On 9 April 2019, Steven Hartshorne, Secretary of SCOOP sent members an email with the subject, “New information-related subcommittee launched”, in which he said ‘This may be of interest to you (it seemed to sneak under the radar of press coverage last week): Report: The launch of the Sub-Committee on Disinformation ‘. This is the title of the House of Commons’ Digital, Culture, Media and Sport Committee’s tenth report of session 2017-19, published on 2 April 2019 (HC 2090):

Among the Sub-Committee’s aims is that it “will become Parliament’s ‘institutional home’ for matters concerning disinformation and data privacy; a focal point that will bring together those seeking to scrutinise and examine this threat to democracy.” The plan is also to “make use of the new Standing Order [137A(e), Select committees: power to work with other committees] enabling us to invite members of any other select committee to attend any meeting of the Sub-Committee to ask questions of witnesses.” A week or so later, (16 April), I replied to Steven, thanking him for the link, and telling him that I too had found “very little press coverage other than in the likes of Press Gazette”. Maybe, though, he would already be aware of the website, Parallel Parliament; and this is the link I found during my searching which includes mention of the report, among other things: My initial thought was that that the “current” page relating to each department changes with time, but that you can specify that you want to look at less recent information as well. And the links given take you very nicely either to the relevant bit of the Parliament website, or else Parallel Parliament brings information together, as in the case of recent Written Answers.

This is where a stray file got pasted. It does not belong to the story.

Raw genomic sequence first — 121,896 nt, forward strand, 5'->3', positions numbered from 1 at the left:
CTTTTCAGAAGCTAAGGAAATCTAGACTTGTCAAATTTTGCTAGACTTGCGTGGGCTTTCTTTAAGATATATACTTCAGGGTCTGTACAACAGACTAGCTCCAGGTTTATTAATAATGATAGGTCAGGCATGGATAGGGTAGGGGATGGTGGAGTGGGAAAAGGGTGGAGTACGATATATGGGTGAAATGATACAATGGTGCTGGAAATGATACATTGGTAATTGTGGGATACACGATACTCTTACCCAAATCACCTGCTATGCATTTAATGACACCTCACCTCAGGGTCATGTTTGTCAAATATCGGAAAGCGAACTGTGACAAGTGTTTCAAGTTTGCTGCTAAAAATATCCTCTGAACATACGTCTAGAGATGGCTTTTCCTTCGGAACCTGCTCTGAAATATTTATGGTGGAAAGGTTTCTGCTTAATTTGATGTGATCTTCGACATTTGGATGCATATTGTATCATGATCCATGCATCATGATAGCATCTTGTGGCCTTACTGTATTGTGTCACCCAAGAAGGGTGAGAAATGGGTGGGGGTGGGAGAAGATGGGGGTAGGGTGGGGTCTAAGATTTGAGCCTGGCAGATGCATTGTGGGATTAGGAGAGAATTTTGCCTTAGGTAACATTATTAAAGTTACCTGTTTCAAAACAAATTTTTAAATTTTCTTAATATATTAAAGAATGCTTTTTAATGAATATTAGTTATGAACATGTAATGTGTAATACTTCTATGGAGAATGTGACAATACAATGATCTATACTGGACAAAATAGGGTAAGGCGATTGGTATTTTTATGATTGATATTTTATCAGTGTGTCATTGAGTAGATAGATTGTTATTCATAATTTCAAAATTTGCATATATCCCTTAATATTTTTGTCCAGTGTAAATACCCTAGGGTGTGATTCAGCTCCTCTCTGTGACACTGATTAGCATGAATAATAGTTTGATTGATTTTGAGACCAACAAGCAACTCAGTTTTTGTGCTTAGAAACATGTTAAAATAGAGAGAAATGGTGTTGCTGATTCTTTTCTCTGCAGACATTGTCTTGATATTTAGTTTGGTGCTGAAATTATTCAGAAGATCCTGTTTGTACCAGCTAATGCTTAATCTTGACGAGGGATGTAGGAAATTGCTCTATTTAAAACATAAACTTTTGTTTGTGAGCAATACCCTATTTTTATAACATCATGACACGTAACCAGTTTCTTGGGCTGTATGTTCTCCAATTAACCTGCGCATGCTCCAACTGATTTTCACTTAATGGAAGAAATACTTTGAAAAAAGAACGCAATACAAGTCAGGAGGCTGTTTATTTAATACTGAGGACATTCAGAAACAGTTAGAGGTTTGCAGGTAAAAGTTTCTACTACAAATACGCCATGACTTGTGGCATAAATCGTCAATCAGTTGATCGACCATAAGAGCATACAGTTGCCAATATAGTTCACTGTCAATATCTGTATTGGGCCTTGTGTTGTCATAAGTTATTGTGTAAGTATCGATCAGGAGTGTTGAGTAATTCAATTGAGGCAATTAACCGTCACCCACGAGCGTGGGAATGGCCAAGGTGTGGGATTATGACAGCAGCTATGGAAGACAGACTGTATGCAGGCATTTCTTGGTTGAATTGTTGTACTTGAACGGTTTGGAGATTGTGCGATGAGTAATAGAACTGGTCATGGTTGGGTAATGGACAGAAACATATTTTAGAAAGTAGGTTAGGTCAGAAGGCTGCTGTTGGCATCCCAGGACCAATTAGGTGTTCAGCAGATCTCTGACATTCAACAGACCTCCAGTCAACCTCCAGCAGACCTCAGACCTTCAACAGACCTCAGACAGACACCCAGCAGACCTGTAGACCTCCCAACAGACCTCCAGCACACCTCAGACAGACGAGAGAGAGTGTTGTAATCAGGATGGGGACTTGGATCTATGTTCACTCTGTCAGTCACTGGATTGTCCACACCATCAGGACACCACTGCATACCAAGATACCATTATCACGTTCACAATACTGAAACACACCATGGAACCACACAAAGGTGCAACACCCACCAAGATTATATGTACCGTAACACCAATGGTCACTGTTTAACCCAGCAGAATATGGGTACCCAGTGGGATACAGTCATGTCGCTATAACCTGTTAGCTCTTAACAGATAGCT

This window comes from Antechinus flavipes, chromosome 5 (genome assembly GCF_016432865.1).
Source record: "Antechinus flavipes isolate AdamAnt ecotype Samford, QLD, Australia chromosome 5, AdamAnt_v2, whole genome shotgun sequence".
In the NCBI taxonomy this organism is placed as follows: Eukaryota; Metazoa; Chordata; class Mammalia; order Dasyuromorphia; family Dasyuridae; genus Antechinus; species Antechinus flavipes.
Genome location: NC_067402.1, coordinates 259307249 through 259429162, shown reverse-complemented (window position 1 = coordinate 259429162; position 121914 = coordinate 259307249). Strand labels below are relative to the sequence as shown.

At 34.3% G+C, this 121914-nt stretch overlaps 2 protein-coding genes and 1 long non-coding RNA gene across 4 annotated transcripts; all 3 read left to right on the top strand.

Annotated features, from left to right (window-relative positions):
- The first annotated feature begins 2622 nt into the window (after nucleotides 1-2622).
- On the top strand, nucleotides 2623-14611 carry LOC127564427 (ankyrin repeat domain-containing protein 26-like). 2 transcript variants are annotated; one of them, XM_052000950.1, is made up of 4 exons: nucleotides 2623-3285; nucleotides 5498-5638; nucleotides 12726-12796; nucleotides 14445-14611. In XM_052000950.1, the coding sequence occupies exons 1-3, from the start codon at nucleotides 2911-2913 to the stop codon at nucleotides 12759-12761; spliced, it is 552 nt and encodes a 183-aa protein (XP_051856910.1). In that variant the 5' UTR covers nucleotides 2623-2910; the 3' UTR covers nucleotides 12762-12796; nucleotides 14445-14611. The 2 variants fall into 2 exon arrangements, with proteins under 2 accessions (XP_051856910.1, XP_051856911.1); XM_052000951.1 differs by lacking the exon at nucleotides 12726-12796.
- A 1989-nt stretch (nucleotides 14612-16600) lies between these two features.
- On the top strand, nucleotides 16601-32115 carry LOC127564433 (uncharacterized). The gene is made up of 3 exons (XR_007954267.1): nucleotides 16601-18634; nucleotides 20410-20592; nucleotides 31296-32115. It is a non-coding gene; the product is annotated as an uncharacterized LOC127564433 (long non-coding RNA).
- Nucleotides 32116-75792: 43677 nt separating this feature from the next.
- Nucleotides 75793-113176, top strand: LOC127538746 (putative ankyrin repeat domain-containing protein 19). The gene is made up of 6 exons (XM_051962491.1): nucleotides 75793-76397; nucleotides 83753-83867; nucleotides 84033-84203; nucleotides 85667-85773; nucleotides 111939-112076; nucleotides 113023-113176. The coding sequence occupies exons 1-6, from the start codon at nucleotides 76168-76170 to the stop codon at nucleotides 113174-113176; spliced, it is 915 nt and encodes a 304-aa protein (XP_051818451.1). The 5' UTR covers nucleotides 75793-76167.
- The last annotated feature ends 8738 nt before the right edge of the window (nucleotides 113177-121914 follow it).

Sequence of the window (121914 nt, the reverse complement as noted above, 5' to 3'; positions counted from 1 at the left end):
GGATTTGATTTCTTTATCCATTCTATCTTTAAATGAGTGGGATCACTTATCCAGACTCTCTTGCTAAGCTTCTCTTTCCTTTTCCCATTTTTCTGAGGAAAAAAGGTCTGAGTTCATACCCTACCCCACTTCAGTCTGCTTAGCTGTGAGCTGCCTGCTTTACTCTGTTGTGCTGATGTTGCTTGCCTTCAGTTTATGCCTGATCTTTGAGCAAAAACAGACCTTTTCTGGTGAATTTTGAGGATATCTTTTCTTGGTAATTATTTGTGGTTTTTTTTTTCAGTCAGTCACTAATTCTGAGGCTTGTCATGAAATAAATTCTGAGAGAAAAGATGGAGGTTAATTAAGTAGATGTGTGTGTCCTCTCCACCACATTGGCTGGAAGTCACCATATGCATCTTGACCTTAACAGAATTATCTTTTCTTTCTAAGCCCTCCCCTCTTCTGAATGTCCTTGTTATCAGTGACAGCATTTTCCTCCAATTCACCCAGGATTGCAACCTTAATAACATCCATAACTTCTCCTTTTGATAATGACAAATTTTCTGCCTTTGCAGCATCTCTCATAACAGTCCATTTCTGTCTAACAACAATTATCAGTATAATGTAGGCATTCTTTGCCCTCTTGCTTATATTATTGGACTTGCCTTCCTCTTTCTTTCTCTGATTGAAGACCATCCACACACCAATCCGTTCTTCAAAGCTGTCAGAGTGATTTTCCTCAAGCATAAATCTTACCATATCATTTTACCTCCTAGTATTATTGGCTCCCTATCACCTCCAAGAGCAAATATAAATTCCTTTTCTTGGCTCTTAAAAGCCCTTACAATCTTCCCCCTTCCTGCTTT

Another result of my search for press coverage of the Digital, Culture, Media and Sport Committee’s report was this page on the BBC News website by Mark D’Arcy, The Week ahead in Parliament, 29 March, which includes mention of the debate in Westminster Hall on 4 April announcing launch of the report.

After the seeming initial lack of interest and/or coverage, more results were found in early May. For thorough coverage, this contribution by Michela Palese of the Electoral Reform Society to UCL’s Constitution Unit has an air of authority:

She outlines the main findings from the major inquiry and report by the Digital, Culture, Media and Sport Committee on fake news, and discusses what the Sub-Committee’s priorities should be. James Warrington of the free newspaper CityA.M. reported the report’s publication on 2 April; his coverage was linked to news about Facebook. See: The Committee’s Twitter has received some reaction. See: